[marijuana]Seek Veterinary Care for Pets Exposed to Marijuana

Now that marijuana is legal within the state of Illinois, we anticipate an increase in pet toxicities within our clinic. Over the past six years the Pet Poison Hotline has seen more than a 450% increase in cannabis toxicities across the U.S. Within Chicago and Illinois, I expect to see more pets exposed to cannabis toxicosis now that the drug is legally available. As a result of edible marijuana products, many of these cases involve co-toxicities with chocolate and/or raisins in addition to cannabis toxicity.

There are three main categories of cannabinoids. THC, commonly referred to as marijuana, is the cannabinoid that is most commonly associated with toxicity. CDB, or the non-psychogenic cannabinoid, has a much wider safety margin and is currently being researched as to its true efficacy for both pain and seizure control. While CBD appears to be very safe, there is limited science regarding safety, efficacy, and purity of products. The third form is synthetic cannabinoids, which are illegal recreational drugs in all states and cause the most severe clinical signs.

CBD Oil Cautions

While there is limited research around CBD, many pet owners and companies feel there are positive benefits of its use. I recommend using caution because there is very little control over the market and thus the purity of the products can be extremely variable. Dr. Bill Gurley looked at 25 CBD products available in Mississippi. The products were analyzed, and the results were compared to the label claim. In many cases there was no detectable CBD present and in other cases there was a much larger percentage of CBD than the label stated. One product had CBD concentration 2000% higher than the label claim.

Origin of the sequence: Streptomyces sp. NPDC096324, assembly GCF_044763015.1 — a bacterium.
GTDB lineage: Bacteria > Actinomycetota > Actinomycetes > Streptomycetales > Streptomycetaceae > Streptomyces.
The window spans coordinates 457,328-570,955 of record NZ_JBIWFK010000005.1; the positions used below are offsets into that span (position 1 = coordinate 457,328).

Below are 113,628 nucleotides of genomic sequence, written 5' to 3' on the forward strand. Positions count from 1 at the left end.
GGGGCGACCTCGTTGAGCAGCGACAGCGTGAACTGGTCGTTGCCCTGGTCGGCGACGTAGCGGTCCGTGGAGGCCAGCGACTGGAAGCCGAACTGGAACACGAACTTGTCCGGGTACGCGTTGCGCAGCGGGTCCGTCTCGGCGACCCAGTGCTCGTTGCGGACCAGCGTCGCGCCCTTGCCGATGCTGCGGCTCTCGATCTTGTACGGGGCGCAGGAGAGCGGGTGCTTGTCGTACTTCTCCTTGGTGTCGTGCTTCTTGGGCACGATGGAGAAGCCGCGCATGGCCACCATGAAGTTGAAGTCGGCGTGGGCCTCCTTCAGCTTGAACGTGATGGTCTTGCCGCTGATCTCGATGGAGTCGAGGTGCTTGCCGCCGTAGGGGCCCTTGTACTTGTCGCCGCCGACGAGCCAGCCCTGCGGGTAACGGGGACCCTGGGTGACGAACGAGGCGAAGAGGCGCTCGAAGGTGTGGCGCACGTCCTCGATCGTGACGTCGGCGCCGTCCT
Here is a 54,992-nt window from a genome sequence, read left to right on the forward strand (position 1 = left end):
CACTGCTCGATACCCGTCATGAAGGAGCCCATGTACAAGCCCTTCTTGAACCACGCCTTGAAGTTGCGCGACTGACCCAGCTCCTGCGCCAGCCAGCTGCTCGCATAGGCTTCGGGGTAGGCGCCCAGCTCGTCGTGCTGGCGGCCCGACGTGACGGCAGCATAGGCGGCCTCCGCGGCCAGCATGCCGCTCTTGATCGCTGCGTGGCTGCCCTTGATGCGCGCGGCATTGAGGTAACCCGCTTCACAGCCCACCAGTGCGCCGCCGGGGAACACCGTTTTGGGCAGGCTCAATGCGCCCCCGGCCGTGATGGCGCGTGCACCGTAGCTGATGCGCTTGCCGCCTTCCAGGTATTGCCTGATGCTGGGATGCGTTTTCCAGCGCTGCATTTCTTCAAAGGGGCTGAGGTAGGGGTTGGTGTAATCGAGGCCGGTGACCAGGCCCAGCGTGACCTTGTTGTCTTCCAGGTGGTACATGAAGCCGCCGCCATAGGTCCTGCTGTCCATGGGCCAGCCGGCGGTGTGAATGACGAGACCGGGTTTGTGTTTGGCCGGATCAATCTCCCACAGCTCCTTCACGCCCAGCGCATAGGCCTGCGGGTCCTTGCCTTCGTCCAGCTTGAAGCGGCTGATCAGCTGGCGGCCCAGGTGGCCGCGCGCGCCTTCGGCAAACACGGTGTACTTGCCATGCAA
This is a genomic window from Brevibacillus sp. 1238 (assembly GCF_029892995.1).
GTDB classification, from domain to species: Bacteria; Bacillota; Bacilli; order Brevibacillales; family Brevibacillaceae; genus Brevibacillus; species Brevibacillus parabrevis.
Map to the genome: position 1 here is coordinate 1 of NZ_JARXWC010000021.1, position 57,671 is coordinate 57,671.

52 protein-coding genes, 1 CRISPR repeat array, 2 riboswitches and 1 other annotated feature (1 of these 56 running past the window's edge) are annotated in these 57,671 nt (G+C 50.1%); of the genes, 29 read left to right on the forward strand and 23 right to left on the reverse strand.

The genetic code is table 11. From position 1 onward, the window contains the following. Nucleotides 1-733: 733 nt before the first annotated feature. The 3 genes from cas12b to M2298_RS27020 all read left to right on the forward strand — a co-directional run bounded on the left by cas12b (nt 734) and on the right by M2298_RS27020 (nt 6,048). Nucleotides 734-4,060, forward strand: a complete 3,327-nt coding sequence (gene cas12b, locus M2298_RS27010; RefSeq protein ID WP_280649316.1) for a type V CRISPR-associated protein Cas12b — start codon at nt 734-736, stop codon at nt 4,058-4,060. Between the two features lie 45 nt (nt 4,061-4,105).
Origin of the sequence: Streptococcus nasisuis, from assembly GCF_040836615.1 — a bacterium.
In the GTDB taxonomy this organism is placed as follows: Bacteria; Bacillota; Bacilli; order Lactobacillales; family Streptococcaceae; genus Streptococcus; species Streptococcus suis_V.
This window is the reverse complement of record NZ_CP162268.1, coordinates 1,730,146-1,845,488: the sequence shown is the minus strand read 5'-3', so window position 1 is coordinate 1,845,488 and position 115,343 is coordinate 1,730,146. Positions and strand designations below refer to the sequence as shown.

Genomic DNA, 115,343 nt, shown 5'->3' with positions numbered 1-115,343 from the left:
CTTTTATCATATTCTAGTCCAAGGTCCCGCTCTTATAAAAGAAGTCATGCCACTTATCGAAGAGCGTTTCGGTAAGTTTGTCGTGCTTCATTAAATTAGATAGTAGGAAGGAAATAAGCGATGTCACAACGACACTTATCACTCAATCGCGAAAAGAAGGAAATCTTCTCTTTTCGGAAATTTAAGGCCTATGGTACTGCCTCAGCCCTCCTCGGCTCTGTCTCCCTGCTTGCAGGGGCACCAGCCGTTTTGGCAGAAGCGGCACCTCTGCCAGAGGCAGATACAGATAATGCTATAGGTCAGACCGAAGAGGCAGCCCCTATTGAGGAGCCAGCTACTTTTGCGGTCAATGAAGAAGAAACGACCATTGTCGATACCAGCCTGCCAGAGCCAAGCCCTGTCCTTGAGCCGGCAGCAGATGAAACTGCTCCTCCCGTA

The lack of regulation can pose a risk for pets. Additionally, there is some early research that high doses of CBD may result in hepatic toxicity and increase liver values in mice. It is unknown if similar effects are seen in cats and dogs, but many believe they may experience similar side effects. The research is conducted by Drs. Igor Koturbash and Bill Gurley at the University of Arkansas School of Public health. To read their abstract click the link below: https://publichealth.uams.edu/departmentsandunits/centers/cdsr/research/

Signs of Marijuana Toxicity

Animals exposed to any cannabinoids may experience adverse effects. Animals that have been exposed to marijuana can experience many of the signs seen in people, but the most commonly seen signs include drowsiness, depressed mentation, ataxic gait (wobbly), and urinary incontinence (dribbling urine). Less commonly pets can experience vomiting and diarrhea. In severe toxicities hyperactivity, hyperthermia, and seizures have been reported.

Pets that are exposed to synthetic cannabinoids usually have more severe effects.

Additionally, some of the most severe toxicities result from ingestion of edibles resulting in co-toxicities. If you think your pet has been exposed to marijuana, have your pet assessed immediately so appropriate steps may be taken to care for your pet. These steps may include decontamination, activated charcoal administration, and monitoring of respiratory rate, heart rate, and blood pressure. The steps will likely be different for each case, depending on the level of toxic exposure, the type of exposure, the time frame post exposure, and the clinical signs currently being experienced by the pet.

Keep Weed Out of Pet’s Reach

So the moral of the story is to keep all marijuana products out of reach of your pets and use CBD with caution. I have spoken with a lot of owners who are currently using CBD products and they have varying opinions. In some cases owners report huge improvements, but more commonly they see little to no improvement. I have not observed major side effects of CBD products in pets, but please use caution. If you ever suspect your pet is having adverse effects, please discuss with your veterinarian and have your pet examined.

Dr. Drew Sullivan
Medical Director